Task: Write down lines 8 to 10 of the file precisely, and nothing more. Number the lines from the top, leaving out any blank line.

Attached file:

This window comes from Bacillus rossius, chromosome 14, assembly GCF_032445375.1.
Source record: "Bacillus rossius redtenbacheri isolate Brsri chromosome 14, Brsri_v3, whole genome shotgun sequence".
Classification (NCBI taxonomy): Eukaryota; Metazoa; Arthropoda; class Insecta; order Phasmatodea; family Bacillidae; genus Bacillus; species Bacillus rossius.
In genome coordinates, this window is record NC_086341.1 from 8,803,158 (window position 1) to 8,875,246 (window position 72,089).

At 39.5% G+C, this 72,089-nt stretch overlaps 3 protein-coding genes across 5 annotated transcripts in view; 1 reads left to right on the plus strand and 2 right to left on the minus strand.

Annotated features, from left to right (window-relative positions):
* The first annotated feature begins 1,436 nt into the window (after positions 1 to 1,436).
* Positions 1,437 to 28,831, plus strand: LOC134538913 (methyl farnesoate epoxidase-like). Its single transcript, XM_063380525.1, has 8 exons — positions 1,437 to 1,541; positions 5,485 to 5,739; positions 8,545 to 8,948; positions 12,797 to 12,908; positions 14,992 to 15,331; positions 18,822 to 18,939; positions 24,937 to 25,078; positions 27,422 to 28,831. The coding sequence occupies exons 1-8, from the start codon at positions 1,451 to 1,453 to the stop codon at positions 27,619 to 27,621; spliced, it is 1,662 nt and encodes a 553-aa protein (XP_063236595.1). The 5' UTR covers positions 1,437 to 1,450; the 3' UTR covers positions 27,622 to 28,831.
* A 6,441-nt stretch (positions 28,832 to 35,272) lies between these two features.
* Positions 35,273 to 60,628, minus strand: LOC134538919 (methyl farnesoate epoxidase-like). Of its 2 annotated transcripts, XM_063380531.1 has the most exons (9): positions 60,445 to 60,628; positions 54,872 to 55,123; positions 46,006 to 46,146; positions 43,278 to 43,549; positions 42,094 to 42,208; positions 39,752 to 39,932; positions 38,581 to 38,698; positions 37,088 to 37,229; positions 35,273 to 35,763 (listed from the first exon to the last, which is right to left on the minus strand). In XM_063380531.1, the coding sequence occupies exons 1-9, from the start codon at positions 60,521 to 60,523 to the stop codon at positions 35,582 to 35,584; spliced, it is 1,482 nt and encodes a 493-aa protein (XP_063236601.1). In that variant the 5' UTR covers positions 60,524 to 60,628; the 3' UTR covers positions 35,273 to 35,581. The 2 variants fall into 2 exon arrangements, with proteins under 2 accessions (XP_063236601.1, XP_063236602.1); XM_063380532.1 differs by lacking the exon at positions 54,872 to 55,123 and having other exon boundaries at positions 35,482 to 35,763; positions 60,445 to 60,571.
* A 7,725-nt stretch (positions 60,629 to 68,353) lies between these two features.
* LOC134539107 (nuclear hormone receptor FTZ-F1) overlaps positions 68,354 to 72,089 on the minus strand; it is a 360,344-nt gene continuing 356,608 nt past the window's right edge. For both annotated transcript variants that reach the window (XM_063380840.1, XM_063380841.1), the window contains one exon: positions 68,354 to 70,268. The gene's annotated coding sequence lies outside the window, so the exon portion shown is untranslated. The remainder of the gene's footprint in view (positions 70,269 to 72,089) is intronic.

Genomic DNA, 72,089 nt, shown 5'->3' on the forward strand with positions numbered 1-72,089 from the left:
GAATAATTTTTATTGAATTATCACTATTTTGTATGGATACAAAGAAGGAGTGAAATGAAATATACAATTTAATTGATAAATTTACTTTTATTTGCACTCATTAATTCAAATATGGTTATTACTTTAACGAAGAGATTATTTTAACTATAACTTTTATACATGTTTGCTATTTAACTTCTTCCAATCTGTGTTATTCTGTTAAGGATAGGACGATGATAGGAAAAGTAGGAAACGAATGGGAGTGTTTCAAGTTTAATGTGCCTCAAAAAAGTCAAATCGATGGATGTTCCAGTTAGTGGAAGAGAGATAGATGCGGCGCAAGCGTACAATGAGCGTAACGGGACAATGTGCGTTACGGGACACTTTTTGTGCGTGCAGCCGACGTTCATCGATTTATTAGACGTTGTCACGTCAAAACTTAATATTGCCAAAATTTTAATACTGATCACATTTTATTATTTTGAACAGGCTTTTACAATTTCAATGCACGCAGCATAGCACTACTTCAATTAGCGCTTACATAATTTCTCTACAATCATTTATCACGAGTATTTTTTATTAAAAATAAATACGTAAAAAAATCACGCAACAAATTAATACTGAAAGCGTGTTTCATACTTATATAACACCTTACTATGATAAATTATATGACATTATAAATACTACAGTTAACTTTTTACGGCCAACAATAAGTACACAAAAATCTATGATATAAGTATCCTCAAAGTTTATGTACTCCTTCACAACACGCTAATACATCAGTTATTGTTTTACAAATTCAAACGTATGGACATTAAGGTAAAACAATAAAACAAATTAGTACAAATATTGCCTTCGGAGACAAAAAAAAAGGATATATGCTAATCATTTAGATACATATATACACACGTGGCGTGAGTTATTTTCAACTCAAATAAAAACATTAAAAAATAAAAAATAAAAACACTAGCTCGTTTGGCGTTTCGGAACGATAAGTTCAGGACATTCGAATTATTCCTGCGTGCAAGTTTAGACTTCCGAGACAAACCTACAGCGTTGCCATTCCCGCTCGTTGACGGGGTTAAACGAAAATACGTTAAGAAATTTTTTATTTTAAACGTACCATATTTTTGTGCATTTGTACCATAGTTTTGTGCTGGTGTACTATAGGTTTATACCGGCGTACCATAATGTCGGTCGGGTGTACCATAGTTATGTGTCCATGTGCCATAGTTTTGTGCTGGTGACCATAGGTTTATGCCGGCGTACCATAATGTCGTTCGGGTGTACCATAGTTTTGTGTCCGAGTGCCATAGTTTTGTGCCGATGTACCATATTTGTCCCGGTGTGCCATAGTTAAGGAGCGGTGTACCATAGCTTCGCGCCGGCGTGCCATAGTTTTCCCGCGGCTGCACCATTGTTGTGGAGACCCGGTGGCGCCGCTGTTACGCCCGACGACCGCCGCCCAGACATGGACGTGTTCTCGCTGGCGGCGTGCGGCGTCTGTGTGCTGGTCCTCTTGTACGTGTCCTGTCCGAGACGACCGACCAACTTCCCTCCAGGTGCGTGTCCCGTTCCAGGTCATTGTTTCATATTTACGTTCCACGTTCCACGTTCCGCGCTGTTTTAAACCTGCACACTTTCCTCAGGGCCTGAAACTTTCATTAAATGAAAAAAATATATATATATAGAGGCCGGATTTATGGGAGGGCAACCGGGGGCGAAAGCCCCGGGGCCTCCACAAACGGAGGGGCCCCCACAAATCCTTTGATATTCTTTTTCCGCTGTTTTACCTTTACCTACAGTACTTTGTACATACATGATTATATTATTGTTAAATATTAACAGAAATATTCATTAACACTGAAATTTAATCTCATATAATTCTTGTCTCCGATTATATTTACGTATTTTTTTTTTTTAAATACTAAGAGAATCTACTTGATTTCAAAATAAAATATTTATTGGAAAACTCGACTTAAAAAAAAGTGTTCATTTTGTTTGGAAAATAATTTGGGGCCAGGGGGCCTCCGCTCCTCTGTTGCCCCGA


* Positions 1,437 to 28,831, plus strand: LOC134538913 (methyl farnesoate epoxidase-like). Its single transcript, XM_063380525.1, has 8 exons — positions 1,437 to 1,541; positions 5,485 to 5,739; positions 8,545 to 8,948; positions 12,797 to 12,908; positions 14,992 to 15,331; positions 18,822 to 18,939; positions 24,937 to 25,078; positions 27,422 to 28,831. The coding sequence occupies exons 1-8, from the start codon at positions 1,451 to 1,453 to the stop codon at positions 27,619 to 27,621; spliced, it is 1,662 nt and encodes a 553-aa protein (XP_063236595.1). The 5' UTR covers positions 1,437 to 1,450; the 3' UTR covers positions 27,622 to 28,831.
* A 6,441-nt stretch (positions 28,832 to 35,272) lies between these two features.
* Positions 35,273 to 60,628, minus strand: LOC134538919 (methyl farnesoate epoxidase-like). Of its 2 annotated transcripts, XM_063380531.1 has the most exons (9): positions 60,445 to 60,628; positions 54,872 to 55,123; positions 46,006 to 46,146; positions 43,278 to 43,549; positions 42,094 to 42,208; positions 39,752 to 39,932; positions 38,581 to 38,698; positions 37,088 to 37,229; positions 35,273 to 35,763 (listed from the first exon to the last, which is right to left on the minus strand). In XM_063380531.1, the coding sequence occupies exons 1-9, from the start codon at positions 60,521 to 60,523 to the stop codon at positions 35,582 to 35,584; spliced, it is 1,482 nt and encodes a 493-aa protein (XP_063236601.1). In that variant the 5' UTR covers positions 60,524 to 60,628; the 3' UTR covers positions 35,273 to 35,581. The 2 variants fall into 2 exon arrangements, with proteins under 2 accessions (XP_063236601.1, XP_063236602.1); XM_063380532.1 differs by lacking the exon at positions 54,872 to 55,123 and having other exon boundaries at positions 35,482 to 35,763; positions 60,445 to 60,571.